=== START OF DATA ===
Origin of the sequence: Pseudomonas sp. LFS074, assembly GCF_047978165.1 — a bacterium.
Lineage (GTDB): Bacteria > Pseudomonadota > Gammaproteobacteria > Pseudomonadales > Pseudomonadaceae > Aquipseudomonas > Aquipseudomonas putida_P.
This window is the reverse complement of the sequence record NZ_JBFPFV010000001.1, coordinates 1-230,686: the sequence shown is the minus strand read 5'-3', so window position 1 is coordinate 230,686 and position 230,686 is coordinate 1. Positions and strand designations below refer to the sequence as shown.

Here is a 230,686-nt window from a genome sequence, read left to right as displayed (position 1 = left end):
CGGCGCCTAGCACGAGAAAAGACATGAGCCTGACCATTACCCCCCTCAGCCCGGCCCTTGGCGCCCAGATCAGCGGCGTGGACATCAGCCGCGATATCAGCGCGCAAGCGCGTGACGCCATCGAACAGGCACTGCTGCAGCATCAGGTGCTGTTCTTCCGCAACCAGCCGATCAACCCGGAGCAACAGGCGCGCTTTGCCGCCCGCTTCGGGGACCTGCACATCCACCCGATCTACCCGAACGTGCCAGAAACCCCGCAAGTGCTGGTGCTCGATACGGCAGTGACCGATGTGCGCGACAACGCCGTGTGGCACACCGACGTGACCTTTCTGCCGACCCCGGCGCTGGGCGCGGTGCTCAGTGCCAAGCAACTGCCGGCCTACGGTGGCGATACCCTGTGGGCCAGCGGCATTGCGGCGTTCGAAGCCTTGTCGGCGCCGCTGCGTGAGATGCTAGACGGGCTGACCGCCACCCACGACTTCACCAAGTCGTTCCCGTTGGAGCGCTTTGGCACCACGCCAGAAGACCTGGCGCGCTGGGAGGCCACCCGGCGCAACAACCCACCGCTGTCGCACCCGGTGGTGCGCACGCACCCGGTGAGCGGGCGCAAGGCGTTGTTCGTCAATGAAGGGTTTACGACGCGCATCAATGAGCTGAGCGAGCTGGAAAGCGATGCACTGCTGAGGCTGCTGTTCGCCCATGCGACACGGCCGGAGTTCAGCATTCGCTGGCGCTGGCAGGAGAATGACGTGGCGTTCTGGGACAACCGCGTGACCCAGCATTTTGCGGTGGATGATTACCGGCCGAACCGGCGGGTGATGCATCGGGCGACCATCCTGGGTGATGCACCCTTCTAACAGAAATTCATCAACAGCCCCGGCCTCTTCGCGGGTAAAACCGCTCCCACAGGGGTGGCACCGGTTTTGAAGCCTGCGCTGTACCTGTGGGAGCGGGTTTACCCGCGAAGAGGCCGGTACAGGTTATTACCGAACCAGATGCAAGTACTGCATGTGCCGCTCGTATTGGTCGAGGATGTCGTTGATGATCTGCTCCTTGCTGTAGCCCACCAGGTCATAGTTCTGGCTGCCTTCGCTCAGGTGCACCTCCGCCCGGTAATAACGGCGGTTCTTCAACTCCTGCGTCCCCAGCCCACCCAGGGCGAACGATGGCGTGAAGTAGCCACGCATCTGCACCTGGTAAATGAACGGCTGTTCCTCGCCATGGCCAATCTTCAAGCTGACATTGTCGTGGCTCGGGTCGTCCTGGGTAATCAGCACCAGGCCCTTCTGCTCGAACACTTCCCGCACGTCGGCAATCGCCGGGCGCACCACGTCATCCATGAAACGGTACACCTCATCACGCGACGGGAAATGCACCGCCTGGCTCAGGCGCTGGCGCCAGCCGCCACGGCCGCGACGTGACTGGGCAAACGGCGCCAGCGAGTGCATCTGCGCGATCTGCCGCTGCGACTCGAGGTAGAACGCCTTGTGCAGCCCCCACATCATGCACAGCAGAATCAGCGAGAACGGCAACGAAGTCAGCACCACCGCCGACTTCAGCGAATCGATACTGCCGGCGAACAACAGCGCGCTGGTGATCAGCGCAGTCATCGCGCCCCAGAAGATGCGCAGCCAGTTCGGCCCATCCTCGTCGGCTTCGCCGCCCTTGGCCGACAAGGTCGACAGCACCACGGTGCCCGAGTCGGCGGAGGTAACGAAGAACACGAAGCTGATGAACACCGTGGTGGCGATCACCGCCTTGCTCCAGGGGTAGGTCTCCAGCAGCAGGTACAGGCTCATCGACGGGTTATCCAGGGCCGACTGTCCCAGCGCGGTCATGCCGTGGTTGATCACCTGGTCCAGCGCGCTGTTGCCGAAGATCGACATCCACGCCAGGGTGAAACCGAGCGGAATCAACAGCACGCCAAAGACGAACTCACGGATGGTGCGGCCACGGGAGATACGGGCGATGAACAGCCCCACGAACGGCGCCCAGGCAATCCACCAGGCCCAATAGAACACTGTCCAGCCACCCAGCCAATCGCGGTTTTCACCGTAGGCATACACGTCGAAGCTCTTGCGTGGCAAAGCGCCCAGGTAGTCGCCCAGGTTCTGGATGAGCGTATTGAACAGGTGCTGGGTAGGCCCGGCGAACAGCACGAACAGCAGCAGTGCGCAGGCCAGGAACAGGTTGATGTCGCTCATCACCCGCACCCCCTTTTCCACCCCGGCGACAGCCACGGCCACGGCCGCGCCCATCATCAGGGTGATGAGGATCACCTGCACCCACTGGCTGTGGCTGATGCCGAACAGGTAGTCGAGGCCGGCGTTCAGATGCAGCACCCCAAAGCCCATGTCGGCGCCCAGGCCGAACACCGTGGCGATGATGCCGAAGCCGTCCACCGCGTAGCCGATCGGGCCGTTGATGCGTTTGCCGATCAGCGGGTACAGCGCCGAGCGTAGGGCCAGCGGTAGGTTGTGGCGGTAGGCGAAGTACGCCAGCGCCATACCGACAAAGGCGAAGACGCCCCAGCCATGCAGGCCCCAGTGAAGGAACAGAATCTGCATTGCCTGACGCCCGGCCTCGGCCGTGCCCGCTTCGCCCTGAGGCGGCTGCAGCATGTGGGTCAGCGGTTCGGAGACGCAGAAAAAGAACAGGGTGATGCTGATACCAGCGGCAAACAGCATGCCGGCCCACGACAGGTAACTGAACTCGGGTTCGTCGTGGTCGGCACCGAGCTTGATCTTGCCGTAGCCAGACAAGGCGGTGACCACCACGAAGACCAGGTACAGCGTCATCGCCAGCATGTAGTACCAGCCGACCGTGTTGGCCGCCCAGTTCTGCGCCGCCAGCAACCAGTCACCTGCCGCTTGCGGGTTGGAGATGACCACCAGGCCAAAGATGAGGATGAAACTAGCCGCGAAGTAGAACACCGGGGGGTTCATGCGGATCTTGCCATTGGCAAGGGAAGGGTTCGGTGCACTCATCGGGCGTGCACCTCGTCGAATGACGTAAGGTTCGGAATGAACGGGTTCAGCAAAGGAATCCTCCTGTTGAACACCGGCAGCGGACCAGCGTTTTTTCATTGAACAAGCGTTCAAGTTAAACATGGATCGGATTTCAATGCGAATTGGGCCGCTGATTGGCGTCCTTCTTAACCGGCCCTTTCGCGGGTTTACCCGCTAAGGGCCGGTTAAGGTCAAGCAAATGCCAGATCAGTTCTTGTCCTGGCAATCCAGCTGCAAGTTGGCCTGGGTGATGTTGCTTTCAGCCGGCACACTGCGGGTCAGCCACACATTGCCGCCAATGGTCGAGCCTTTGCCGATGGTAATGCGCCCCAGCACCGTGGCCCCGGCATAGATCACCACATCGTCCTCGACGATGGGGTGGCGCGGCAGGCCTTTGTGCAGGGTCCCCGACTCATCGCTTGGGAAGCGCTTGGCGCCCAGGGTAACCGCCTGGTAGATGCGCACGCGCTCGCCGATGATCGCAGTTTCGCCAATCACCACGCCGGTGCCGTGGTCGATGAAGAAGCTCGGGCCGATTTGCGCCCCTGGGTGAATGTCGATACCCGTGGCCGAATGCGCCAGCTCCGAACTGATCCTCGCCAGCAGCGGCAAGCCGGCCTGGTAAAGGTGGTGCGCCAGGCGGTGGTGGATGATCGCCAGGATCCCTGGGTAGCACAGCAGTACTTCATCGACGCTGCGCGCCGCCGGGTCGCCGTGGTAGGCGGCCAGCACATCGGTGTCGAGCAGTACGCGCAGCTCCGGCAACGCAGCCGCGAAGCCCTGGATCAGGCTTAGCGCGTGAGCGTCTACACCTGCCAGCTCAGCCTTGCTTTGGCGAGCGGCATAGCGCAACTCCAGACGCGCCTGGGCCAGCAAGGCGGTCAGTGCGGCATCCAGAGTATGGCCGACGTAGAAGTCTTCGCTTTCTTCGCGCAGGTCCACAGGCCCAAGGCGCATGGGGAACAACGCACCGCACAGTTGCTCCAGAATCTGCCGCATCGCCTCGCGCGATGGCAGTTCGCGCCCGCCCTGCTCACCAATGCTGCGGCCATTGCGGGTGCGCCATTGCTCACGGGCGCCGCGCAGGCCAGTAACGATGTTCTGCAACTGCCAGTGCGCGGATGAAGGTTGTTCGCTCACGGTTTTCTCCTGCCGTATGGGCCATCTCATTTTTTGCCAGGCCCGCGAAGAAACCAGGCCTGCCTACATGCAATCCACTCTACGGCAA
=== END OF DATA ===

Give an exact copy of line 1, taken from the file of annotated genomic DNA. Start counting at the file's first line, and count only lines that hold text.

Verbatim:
Origin of the sequence: Pseudomonas sp. LFS074, assembly GCF_047978165.1 — a bacterium.